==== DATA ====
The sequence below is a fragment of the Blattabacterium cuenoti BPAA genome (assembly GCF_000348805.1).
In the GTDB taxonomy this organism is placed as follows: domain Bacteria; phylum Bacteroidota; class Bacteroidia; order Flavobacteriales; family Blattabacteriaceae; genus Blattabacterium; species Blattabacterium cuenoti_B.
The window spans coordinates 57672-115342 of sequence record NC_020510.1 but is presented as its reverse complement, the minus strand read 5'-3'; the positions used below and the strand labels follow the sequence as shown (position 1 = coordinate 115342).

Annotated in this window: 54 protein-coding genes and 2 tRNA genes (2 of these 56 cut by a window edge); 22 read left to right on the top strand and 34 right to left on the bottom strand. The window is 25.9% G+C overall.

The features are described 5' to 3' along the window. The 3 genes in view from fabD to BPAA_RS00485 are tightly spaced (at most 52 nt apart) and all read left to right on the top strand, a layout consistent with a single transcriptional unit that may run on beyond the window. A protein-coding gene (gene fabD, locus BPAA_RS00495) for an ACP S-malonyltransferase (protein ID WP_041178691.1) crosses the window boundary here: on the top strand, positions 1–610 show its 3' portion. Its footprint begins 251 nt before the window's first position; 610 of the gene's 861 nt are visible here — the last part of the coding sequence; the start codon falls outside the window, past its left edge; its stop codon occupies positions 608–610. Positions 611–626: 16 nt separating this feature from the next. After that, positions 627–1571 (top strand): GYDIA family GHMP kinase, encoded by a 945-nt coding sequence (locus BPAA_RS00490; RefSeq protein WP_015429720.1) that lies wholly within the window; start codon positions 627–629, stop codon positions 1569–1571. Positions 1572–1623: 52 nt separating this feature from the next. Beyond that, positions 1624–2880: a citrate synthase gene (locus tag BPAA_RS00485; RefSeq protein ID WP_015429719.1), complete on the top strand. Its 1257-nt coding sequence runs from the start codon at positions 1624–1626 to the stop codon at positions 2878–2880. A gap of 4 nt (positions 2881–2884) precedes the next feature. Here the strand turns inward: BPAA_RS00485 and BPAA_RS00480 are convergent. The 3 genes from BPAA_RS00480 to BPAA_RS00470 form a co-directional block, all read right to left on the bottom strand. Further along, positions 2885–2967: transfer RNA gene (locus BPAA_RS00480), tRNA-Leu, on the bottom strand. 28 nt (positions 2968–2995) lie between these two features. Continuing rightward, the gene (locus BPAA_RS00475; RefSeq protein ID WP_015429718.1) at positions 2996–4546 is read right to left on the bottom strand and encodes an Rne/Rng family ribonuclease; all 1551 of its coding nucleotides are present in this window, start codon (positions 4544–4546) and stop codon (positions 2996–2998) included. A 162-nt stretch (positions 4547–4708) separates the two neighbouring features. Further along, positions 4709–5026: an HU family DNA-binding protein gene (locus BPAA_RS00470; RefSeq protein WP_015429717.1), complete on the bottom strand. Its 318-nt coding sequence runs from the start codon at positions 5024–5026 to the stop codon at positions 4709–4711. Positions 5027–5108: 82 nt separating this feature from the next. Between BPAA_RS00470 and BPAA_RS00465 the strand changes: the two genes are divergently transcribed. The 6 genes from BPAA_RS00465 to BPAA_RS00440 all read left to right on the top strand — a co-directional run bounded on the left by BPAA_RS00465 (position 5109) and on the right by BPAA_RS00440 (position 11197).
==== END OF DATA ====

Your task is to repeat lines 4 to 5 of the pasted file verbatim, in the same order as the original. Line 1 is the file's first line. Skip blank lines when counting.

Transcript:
Annotated in this window: 54 protein-coding genes and 2 tRNA genes (2 of these 56 cut by a window edge); 22 read left to right on the top strand and 34 right to left on the bottom strand. The window is 25.9% G+C overall.

The features are described 5' to 3' along the window. The 3 genes in view from fabD to BPAA_RS00485 are tightly spaced (at most 52 nt apart) and all read left to right on the top strand, a layout consistent with a single transcriptional unit that may run on beyond the window. A protein-coding gene (gene fabD, locus BPAA_RS00495) for an ACP S-malonyltransferase (protein ID WP_041178691.1) crosses the window boundary here: on the top strand, positions 1–610 show its 3' portion. Its footprint begins 251 nt before the window's first position; 610 of the gene's 861 nt are visible here — the last part of the coding sequence; the start codon falls outside the window, past its left edge; its stop codon occupies positions 608–610. Positions 611–626: 16 nt separating this feature from the next. After that, positions 627–1571 (top strand): GYDIA family GHMP kinase, encoded by a 945-nt coding sequence (locus BPAA_RS00490; RefSeq protein WP_015429720.1) that lies wholly within the window; start codon positions 627–629, stop codon positions 1569–1571. Positions 1572–1623: 52 nt separating this feature from the next. Beyond that, positions 1624–2880: a citrate synthase gene (locus tag BPAA_RS00485; RefSeq protein ID WP_015429719.1), complete on the top strand. Its 1257-nt coding sequence runs from the start codon at positions 1624–1626 to the stop codon at positions 2878–2880. A gap of 4 nt (positions 2881–2884) precedes the next feature. Here the strand turns inward: BPAA_RS00485 and BPAA_RS00480 are convergent. The 3 genes from BPAA_RS00480 to BPAA_RS00470 form a co-directional block, all read right to left on the bottom strand. Further along, positions 2885–2967: transfer RNA gene (locus BPAA_RS00480), tRNA-Leu, on the bottom strand. 28 nt (positions 2968–2995) lie between these two features. Continuing rightward, the gene (locus BPAA_RS00475; RefSeq protein ID WP_015429718.1) at positions 2996–4546 is read right to left on the bottom strand and encodes an Rne/Rng family ribonuclease; all 1551 of its coding nucleotides are present in this window, start codon (positions 4544–4546) and stop codon (positions 2996–2998) included. A 162-nt stretch (positions 4547–4708) separates the two neighbouring features. Further along, positions 4709–5026: an HU family DNA-binding protein gene (locus BPAA_RS00470; RefSeq protein WP_015429717.1), complete on the bottom strand. Its 318-nt coding sequence runs from the start codon at positions 5024–5026 to the stop codon at positions 4709–4711. Positions 5027–5108: 82 nt separating this feature from the next. Between BPAA_RS00470 and BPAA_RS00465 the strand changes: the two genes are divergently transcribed. The 6 genes from BPAA_RS00465 to BPAA_RS00440 all read left to right on the top strand — a co-directional run bounded on the left by BPAA_RS00465 (position 5109) and on the right by BPAA_RS00440 (position 11197).